Actually, José Gutierrez was a criminal (more about this later) before he fired (allegedly) a rifle in his back yard on Saturday, February 24th at approximately 11 pm. A neighbor had a party going on that was loud and apparently disturbing José. Several shots were fired, probably into the ground, in an attempt to get the neighbors to quiet down. Thankfully, no one was hurt.
After the shooting, he fled in his silver-colored Honda Accord. A BOLO was issued and everyone was Police were called and they obtained a warrant to enter his home. Just before 9 pm, a SWAT team went into his home. They discovered he was long gone. The SWAT team searched the house, but did not find the rifle.
The Palo Alto Online reported on Sunday:
Police reported Sunday afternoon that detectives had located the assault rifle style weapon allegedly used in the shooting incident in the suspect’s home, but said Gutierrez “is still outstanding.”
[As a side comment of mine, they wrote “assault rifle style weapon” rather than using the term assault rifle that is in vogue in the past weeks.]
Evidently, José found out the police knew who he was and were making a concerted effort to find him. He voluntarily surrendered to police on the afternoon of Wednesday, February 28th. He is in the San Mateo County gray-bar hotel. The Almanac (for San Mateo, Atherton, Portola Valley and Woodside) reported that he was charged with “negligently firing a gun and possessing a stolen gun, which are both felonies”.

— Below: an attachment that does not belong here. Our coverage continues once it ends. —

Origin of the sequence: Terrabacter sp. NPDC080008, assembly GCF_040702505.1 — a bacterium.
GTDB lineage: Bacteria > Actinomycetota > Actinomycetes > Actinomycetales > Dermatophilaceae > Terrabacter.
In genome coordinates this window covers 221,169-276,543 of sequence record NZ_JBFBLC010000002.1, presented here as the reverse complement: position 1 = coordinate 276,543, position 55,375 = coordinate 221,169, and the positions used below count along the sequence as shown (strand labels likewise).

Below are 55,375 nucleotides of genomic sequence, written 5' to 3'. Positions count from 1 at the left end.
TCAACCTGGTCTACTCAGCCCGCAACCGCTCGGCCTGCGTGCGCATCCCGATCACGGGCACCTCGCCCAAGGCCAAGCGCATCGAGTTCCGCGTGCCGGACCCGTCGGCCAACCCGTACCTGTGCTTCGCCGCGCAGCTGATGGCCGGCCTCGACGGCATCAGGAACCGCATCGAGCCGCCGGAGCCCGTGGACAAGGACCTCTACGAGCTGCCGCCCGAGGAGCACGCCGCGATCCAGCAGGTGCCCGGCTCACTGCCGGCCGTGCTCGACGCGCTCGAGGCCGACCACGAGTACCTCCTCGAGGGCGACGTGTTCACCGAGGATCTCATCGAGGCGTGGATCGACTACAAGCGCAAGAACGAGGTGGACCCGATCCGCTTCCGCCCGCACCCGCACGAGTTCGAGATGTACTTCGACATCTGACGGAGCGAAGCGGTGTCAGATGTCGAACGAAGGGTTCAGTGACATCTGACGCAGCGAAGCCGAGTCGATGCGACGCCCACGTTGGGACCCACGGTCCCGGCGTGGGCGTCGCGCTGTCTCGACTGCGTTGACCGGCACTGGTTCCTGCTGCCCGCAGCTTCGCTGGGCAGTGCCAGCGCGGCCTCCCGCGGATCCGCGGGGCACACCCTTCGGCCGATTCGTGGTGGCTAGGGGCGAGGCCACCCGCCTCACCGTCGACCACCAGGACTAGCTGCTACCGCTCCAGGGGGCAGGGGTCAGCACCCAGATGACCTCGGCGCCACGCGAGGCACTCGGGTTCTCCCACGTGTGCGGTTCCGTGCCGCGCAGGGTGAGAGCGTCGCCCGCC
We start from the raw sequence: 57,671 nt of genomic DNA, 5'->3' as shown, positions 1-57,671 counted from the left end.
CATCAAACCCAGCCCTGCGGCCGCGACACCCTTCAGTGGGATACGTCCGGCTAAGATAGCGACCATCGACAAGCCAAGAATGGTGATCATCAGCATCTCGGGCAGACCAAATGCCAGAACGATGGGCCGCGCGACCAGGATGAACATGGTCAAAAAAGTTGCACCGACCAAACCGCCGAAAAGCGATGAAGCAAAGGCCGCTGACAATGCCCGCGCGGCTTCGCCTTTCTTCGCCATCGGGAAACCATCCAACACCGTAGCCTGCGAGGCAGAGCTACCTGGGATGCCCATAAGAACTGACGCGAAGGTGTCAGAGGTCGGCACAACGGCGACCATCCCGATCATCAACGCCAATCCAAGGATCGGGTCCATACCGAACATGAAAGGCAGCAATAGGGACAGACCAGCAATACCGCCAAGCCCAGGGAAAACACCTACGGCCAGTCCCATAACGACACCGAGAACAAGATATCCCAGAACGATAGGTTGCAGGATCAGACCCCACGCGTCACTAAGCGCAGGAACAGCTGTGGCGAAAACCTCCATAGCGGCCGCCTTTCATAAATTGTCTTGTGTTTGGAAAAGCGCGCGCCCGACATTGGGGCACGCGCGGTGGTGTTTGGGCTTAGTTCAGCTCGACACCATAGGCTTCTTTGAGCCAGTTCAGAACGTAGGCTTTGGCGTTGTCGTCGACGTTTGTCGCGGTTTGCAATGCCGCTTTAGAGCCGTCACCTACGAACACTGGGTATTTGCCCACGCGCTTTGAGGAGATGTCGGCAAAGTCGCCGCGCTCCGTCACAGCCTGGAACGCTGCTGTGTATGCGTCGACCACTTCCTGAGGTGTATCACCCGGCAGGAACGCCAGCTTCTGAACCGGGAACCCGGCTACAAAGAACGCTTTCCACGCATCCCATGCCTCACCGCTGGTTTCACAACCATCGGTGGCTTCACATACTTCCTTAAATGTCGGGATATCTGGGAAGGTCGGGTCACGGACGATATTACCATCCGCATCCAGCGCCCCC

I had previously mentioned that José was a criminal. We now see that he possessed a stolen firearm, an “assault rifle-style weapon”. Possessing a stolen rifle is also a Federal crime with severe penalties. Will the District Attorney bargain these charges away in exchange for a guilty plea?
With all the recent reports of evil people committing murder and criminals indiscriminately discharging firearms, this just adds to the anti-gun agenda. Nobody, not even the NRA, wants firearms in the hands of this type of person. I hope José gets the book thrown at him and receives the maximum sentences possible served concurrently followed by the Federal punishment for which there is no parole. All of this pending a conviction, of course.